Before each concert, we share “Manny’s Musings,” thoughts from our Music Director and Conductor, Manny Laureano. This is the second edition of the “Musings” for the “Suomi… How We Love You!” concert that will be performed on Sunday, October 8, 2017.

Jean Sibelius, composer

The motivations and births of great works are as varied as the number of great composers writing them. The lovely ode to his homeland, Oma Maa, was an opportunity to do what he seemed to do best: inspire. Imagine watching your country come to the danger of having its soul torn apart to the point where you have to go into seclusion for your own protection and you’ll understand a bit of what Jean Sibelius (1865-1957) was experiencing during the time when he wrote Oma Maa. The title roughly translates to “My Homeland.” It was the time directly aft er the Russian revolution and Finns had become divided about the direction of their country and separated into the Red and White Guards. Understanding that he was living under threat by the Russian-influenced Red Guard, he stayed with his brother, a professor at a mental hospital in Lappviken. It was here that he penned the lovely, flowing, and quietly sentimental cantata to the country which he wished to see once again unified, buoyed by the fact that the days of the Red Guard seemed numbered.

Join Music Director & Conductor Manny Laureano, for the concert, “Suomi… How We Love You! featuring the Suomi Finland 100 Chorus, Eeva Savolainen, director, and the Bloomington Symphony Orchestra. The concert takes place on Sunday, October 8, 2017, at 3 p.m., at the Gideon S. Ives Auditorium at the Masonic Heritage Center (11411 Masonic Home Drive, Bloomington)

To learn more about the concert, click here. You can order tickets online through the Masonic Heritage Center Box Office, or by calling 800.514.ETIX.

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Suomi… How We Love You!

The BSO’s next concert, Suomi… How We Love You! will be one of many performances and special events celebrating Finland’s 100 years of independence. The BSO, led by Music Director and conductor Manny Laureano, is partnering with the Suomi Finland 100 Chorus, a special ensemble led by Eeva Savolainen, a graduate of the Sibelius Academy in Helsinki. Ms. Savolainen has assembled a group of singers who are passionate about Finnish music and choral music, including musicians from the Bloomington Chorale and Angelica Cantanti’s Encore Singers, to perform for this once-in-a-lifetime event.

Please click here to learn more about the concert and order your tickets now!

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“Music in 3D: Part Three” Concert Preview No. 2

Before each concert, we share “Manny’s Musings,” thoughts from our Music Director and Conductor, Manny Laureano. This is the first of three “Musings” for the “Music in 3D: Part Three” concert that will be performed on April 17, 2016.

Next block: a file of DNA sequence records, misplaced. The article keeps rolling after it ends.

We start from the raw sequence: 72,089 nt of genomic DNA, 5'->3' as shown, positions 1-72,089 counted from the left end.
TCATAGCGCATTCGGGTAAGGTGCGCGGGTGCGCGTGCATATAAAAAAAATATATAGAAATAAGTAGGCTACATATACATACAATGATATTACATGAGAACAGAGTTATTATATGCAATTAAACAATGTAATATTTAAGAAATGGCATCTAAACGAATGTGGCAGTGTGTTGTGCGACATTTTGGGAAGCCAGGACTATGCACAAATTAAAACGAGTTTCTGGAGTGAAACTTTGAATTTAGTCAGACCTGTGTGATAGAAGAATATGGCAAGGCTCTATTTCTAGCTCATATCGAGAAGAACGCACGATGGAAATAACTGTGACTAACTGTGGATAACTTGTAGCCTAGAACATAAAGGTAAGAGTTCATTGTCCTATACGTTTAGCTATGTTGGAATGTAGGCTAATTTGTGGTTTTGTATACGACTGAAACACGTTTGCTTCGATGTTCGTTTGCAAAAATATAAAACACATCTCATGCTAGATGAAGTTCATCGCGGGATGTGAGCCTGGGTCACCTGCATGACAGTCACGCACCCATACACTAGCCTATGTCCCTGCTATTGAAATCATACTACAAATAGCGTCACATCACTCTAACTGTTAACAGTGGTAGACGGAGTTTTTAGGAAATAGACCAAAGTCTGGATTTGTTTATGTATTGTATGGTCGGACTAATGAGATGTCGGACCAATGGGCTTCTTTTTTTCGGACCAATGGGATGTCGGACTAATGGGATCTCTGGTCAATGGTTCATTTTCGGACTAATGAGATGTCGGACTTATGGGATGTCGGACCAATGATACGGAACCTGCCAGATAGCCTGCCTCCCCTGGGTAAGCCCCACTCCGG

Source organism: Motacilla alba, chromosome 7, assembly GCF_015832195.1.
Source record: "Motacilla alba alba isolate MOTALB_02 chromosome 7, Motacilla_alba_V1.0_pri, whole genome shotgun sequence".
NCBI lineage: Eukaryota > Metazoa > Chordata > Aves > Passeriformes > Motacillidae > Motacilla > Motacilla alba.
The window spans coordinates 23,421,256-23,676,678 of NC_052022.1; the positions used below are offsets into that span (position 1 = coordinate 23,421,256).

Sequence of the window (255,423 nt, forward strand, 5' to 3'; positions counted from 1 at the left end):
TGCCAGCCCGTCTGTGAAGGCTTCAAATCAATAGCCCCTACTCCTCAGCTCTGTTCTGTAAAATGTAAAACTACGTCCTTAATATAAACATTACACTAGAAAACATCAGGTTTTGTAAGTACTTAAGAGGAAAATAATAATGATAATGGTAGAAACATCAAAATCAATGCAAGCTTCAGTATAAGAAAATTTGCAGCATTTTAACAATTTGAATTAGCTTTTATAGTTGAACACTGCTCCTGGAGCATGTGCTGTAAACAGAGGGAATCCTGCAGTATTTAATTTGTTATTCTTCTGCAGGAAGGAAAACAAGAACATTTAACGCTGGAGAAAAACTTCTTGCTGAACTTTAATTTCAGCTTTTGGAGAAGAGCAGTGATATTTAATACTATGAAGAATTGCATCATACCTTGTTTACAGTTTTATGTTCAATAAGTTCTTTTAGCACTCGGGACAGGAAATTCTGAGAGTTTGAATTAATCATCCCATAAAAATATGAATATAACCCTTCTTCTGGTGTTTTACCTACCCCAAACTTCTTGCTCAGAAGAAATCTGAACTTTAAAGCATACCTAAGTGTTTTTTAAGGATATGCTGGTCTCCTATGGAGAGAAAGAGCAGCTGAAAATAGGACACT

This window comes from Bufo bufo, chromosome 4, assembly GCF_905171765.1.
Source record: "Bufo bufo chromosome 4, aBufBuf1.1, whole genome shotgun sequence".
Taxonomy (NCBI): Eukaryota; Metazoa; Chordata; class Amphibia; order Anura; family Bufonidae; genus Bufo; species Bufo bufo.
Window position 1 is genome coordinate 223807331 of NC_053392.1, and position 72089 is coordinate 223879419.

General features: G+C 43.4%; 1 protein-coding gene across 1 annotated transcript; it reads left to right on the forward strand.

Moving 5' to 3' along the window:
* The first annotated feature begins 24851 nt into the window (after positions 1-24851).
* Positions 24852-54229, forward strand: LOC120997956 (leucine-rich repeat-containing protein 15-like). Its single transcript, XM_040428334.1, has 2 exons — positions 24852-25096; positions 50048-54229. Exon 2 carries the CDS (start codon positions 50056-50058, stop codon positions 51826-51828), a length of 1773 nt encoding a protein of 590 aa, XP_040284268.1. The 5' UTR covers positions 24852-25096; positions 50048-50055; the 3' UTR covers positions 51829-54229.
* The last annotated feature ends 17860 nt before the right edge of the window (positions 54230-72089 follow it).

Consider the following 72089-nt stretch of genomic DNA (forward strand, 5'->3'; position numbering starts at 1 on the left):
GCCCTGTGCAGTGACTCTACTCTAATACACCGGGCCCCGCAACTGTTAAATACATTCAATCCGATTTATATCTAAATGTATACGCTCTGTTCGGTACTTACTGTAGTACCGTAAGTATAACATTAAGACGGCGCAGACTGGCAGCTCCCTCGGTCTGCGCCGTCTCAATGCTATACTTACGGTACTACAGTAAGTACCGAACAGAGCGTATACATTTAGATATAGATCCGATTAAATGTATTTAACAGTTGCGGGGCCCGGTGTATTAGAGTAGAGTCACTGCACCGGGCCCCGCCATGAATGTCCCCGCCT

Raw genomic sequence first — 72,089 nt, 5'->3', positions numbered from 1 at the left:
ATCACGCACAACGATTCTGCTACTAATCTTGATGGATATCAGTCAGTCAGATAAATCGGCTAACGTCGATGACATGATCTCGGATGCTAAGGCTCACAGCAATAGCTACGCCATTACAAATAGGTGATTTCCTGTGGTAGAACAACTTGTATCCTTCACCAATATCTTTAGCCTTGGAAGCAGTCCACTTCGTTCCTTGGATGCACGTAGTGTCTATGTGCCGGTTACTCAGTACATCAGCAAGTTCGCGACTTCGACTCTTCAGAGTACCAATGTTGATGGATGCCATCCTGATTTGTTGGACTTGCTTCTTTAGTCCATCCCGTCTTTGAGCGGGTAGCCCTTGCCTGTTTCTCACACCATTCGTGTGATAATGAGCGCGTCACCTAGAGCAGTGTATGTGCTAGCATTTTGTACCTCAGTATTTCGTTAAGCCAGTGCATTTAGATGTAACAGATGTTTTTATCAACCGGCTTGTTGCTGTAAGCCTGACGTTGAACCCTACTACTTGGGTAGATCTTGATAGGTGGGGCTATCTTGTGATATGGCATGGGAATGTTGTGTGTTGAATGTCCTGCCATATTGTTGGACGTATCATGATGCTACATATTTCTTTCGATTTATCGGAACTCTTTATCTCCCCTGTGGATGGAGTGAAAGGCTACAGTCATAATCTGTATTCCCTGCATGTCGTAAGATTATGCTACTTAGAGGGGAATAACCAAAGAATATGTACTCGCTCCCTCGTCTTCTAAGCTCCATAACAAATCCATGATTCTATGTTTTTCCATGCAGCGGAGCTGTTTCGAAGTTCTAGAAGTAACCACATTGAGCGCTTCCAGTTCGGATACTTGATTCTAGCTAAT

Concerto for Violin and Orchestra in D Minor Op. 47, by Jean Sibelius

Jean Sibelius, composer

Jean Sibelius, composer

My first encounter with this concerto of Sibelius (1865-1957) was as a student at the Juilliard School. It was completely unfamiliar to me yet it gripped me from the start. This piece, which took about three years (1902-1905) to write and revise, speaks poetically and passionately from beginning to end. From its indistinct and humble opening that speaks sensuously, scales and arpeggios and octaves that seem to mock hard-working students, and a brusque theme that is evocative of a masculine bar song sung by Nordic fishermen, Sibelius claims a rightful title as not only the greatest of all Finnish composers but as one of the most thoughtful composers in history.

Louisa Woodfull-Harris, Violin

Louisa Woodfull-Harris, Violin

Join Music Director & Conductor Manny Laureano, for the concert, “Music in 3D: Part Three” featuring violinist Louisa Woodfull-Harris, winner of the Mary West Solo Competition sponsored by the Minnesota String and Orchestra Teachers Association. The concert takes place on Sunday, April 17 at 3 p.m. at the St. Michael’s Lutheran Church in Bloomington.

To learn more about the concert, click here. You can order tickets online through the Bloomington Box Office or by calling 952-563-8575.

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Announcing Louisa Woodfull-Harris, Violin Soloist for April 17 concert

Louisa Woodfull-Harris, Violin

Louisa Woodfull-Harris, Violin

The Bloomington Symphony Orchestra is pleased to announce that Louisa Woodfull-Harris will perform with the orchestra on Sunday, April 17, 2016 at 3 p.m. Woodfull-Harris was the grand prize winner of the Minnesota String and Orchestra Teacher’s Association (MNSOTA) Mary West Solo Competition which was held in November 2015.

Woodfull-Harris will perform the first movement of the Violin Concerto by Jean Sibelius at the concert which will also feature Capriccio Italien by Piotr Tchaikovsky and Camille Saint-Saens’ Symphony No. 3 in C Minor, “Organ Symphony.”